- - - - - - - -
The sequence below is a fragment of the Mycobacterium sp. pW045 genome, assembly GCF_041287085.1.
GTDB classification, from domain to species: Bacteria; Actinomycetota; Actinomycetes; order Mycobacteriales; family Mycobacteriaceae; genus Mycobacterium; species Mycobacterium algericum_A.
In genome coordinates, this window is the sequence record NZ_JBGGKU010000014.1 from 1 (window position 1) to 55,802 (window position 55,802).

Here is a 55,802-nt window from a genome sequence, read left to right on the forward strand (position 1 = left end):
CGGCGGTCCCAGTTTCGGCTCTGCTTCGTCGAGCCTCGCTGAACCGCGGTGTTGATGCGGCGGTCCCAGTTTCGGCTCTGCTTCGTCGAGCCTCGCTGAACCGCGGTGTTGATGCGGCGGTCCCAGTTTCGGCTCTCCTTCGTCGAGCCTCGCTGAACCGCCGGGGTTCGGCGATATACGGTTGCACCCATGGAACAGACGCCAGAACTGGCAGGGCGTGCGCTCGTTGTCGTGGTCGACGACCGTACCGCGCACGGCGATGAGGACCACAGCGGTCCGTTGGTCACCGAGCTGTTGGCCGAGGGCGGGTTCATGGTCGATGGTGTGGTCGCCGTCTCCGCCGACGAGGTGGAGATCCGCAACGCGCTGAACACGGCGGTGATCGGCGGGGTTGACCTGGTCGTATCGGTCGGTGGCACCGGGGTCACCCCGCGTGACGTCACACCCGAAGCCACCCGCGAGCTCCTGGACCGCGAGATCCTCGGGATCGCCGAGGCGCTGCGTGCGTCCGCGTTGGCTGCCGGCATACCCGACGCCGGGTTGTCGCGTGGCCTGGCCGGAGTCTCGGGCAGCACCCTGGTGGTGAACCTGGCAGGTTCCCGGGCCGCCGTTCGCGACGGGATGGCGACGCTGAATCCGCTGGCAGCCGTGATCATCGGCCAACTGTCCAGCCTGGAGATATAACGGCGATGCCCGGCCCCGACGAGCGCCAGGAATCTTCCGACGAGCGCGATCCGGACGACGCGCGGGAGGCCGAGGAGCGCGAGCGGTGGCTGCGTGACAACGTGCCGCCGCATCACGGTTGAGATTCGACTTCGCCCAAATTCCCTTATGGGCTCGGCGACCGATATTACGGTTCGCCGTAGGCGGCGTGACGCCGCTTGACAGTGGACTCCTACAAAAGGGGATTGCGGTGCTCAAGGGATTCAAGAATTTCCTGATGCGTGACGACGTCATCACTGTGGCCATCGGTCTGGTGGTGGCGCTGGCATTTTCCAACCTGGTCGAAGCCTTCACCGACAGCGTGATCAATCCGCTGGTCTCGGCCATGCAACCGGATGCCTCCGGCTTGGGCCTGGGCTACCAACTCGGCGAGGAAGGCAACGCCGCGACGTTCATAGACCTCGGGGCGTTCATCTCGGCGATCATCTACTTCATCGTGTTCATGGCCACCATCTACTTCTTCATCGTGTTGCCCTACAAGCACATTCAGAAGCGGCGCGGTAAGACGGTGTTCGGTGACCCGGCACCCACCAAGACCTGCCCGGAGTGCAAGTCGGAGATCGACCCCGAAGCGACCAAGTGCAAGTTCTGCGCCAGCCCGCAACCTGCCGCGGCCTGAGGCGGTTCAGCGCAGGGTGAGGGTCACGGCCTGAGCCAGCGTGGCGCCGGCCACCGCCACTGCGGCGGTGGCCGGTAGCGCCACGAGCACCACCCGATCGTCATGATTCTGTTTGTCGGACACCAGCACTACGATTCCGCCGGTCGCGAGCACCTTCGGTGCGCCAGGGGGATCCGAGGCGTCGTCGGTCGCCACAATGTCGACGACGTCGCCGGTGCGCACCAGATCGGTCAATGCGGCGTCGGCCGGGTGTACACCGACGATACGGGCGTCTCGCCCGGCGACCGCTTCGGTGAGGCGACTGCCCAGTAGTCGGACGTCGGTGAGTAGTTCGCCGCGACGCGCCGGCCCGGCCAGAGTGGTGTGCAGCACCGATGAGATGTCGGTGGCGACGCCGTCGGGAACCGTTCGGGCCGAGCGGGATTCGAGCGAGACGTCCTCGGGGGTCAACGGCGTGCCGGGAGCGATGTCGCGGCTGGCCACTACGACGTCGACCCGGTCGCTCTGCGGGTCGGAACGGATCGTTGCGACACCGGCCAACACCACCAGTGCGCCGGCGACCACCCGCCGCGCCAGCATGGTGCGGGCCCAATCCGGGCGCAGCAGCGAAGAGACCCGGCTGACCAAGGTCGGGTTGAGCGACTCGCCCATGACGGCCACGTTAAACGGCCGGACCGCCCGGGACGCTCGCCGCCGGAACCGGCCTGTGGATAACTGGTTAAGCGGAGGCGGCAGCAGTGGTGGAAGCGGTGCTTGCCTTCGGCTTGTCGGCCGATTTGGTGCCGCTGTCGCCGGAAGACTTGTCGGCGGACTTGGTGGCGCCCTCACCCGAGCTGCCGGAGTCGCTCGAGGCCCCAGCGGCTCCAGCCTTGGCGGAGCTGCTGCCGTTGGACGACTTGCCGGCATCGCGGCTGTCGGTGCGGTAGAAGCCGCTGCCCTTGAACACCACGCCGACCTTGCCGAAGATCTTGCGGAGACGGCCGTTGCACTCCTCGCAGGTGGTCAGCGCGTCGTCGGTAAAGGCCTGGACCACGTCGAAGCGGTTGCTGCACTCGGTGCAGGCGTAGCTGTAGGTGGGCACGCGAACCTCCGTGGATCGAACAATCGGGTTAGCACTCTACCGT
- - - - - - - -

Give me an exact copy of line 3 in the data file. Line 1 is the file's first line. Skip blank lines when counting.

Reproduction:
In genome coordinates, this window is the sequence record NZ_JBGGKU010000014.1 from 1 (window position 1) to 55,802 (window position 55,802).